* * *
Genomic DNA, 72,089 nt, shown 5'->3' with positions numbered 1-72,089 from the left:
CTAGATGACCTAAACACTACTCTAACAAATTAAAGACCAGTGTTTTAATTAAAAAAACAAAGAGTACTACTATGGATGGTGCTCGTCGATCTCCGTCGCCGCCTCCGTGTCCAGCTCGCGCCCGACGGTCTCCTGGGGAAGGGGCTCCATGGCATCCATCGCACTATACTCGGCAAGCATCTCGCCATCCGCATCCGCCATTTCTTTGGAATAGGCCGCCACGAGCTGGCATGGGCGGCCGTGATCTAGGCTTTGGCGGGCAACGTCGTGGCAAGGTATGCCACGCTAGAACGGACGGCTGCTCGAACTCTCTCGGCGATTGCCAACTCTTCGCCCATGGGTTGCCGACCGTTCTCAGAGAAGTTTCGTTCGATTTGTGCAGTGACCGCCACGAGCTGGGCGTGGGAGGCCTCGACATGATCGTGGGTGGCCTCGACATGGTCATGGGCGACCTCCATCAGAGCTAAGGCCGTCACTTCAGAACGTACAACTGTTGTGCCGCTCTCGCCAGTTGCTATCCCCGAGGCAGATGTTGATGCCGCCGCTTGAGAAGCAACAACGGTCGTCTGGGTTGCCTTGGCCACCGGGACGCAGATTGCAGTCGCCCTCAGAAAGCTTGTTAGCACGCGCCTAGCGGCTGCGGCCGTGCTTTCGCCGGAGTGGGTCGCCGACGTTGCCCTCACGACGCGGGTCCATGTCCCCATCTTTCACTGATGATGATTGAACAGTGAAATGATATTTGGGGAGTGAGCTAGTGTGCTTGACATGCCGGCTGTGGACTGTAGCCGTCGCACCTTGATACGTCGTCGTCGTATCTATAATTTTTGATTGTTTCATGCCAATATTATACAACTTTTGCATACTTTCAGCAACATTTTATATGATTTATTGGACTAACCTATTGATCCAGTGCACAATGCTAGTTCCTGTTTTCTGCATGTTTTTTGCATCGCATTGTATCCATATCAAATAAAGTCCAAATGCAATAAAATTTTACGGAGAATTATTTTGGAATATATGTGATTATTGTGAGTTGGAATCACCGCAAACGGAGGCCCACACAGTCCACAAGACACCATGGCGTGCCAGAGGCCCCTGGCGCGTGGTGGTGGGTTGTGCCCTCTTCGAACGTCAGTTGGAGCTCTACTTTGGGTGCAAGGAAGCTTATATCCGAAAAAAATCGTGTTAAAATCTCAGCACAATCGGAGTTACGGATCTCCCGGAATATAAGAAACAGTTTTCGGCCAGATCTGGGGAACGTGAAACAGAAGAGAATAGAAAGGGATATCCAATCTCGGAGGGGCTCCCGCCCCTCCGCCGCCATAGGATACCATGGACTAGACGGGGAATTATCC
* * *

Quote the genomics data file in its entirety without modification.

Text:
Genomic DNA, 72,089 nt, shown 5'->3' with positions numbered 1-72,089 from the left:
CTAGATGACCTAAACACTACTCTAACAAATTAAAGACCAGTGTTTTAATTAAAAAAACAAAGAGTACTACTATGGATGGTGCTCGTCGATCTCCGTCGCCGCCTCCGTGTCCAGCTCGCGCCCGACGGTCTCCTGGGGAAGGGGCTCCATGGCATCCATCGCACTATACTCGGCAAGCATCTCGCCATCCGCATCCGCCATTTCTTTGGAATAGGCCGCCACGAGCTGGCATGGGCGGCCGTGATCTAGGCTTTGGCGGGCAACGTCGTGGCAAGGTATGCCACGCTAGAACGGACGGCTGCTCGAACTCTCTCGGCGATTGCCAACTCTTCGCCCATGGGTTGCCGACCGTTCTCAGAGAAGTTTCGTTCGATTTGTGCAGTGACCGCCACGAGCTGGGCGTGGGAGGCCTCGACATGATCGTGGGTGGCCTCGACATGGTCATGGGCGACCTCCATCAGAGCTAAGGCCGTCACTTCAGAACGTACAACTGTTGTGCCGCTCTCGCCAGTTGCTATCCCCGAGGCAGATGTTGATGCCGCCGCTTGAGAAGCAACAACGGTCGTCTGGGTTGCCTTGGCCACCGGGACGCAGATTGCAGTCGCCCTCAGAAAGCTTGTTAGCACGCGCCTAGCGGCTGCGGCCGTGCTTTCGCCGGAGTGGGTCGCCGACGTTGCCCTCACGACGCGGGTCCATGTCCCCATCTTTCACTGATGATGATTGAACAGTGAAATGATATTTGGGGAGTGAGCTAGTGTGCTTGACATGCCGGCTGTGGACTGTAGCCGTCGCACCTTGATACGTCGTCGTCGTATCTATAATTTTTGATTGTTTCATGCCAATATTATACAACTTTTGCATACTTTCAGCAACATTTTATATGATTTATTGGACTAACCTATTGATCCAGTGCACAATGCTAGTTCCTGTTTTCTGCATGTTTTTTGCATCGCATTGTATCCATATCAAATAAAGTCCAAATGCAATAAAATTTTACGGAGAATTATTTTGGAATATATGTGATTATTGTGAGTTGGAATCACCGCAAACGGAGGCCCACACAGTCCACAAGACACCATGGCGTGCCAGAGGCCCCTGGCGCGTGGTGGTGGGTTGTGCCCTCTTCGAACGTCAGTTGGAGCTCTACTTTGGGTGCAAGGAAGCTTATATCCGAAAAAAATCGTGTTAAAATCTCAGCACAATCGGAGTTACGGATCTCCCGGAATATAAGAAACAGTTTTCGGCCAGATCTGGGGAACGTGAAACAGAAGAGAATAGAAAGGGATATCCAATCTCGGAGGGGCTCCCGCCCCTCCGCCGCCATAGGATACCATGGACTAGACGGGGAATTATCC